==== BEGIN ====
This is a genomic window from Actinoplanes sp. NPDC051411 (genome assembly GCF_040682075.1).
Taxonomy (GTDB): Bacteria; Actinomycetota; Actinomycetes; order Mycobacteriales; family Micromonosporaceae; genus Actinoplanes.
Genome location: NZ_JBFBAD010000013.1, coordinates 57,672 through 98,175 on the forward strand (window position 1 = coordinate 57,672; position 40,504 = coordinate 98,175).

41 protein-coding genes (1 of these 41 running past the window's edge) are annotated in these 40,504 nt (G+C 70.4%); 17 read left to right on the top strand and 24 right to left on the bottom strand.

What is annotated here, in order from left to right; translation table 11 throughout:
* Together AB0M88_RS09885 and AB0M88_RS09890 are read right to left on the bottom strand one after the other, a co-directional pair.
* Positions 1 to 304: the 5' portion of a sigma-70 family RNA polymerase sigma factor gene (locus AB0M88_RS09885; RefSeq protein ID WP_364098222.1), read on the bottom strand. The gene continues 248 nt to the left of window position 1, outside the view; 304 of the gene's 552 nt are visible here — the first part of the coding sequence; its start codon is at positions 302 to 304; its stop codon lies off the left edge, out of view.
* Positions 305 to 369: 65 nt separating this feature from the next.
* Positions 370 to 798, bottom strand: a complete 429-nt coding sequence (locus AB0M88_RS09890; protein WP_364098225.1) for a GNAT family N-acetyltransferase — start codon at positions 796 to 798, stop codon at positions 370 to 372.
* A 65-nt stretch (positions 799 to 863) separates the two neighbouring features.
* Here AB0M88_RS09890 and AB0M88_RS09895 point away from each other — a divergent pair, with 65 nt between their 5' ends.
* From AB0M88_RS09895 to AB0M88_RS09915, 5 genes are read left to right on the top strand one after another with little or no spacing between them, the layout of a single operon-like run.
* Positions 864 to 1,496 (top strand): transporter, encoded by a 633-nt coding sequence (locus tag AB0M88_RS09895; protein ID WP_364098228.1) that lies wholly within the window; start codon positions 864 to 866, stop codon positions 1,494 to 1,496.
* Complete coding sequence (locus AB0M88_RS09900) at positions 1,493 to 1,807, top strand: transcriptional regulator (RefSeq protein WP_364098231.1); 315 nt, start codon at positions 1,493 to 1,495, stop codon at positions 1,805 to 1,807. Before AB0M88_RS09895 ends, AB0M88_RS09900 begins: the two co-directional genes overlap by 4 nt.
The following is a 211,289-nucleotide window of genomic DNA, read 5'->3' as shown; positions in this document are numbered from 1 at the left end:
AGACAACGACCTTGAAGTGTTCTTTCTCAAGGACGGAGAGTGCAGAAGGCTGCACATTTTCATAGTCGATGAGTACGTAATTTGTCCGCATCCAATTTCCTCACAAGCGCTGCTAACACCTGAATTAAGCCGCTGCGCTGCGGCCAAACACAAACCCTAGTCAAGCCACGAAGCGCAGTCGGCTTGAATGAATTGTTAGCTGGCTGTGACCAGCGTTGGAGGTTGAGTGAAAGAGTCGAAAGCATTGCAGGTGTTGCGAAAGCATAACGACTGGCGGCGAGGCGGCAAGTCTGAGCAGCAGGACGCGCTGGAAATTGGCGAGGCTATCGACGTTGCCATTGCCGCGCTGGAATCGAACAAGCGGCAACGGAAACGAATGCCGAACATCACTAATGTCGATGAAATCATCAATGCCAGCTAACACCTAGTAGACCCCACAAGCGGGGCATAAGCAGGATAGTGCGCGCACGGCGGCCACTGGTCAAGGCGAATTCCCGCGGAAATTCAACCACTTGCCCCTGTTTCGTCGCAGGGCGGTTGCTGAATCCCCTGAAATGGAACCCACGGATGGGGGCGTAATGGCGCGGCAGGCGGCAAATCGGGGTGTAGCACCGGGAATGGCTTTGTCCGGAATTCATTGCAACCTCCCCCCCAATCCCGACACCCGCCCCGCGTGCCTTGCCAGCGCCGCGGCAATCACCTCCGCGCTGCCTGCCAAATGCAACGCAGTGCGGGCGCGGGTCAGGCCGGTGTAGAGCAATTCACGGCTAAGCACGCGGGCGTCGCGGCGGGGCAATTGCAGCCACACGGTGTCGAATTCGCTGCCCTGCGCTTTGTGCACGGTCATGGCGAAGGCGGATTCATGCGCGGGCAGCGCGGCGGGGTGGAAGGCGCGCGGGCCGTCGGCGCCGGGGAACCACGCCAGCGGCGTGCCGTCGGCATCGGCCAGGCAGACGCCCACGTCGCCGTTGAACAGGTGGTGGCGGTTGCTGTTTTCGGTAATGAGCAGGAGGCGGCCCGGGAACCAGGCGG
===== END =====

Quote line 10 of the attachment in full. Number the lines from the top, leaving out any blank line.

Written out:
* A 65-nt stretch (positions 799 to 863) separates the two neighbouring features.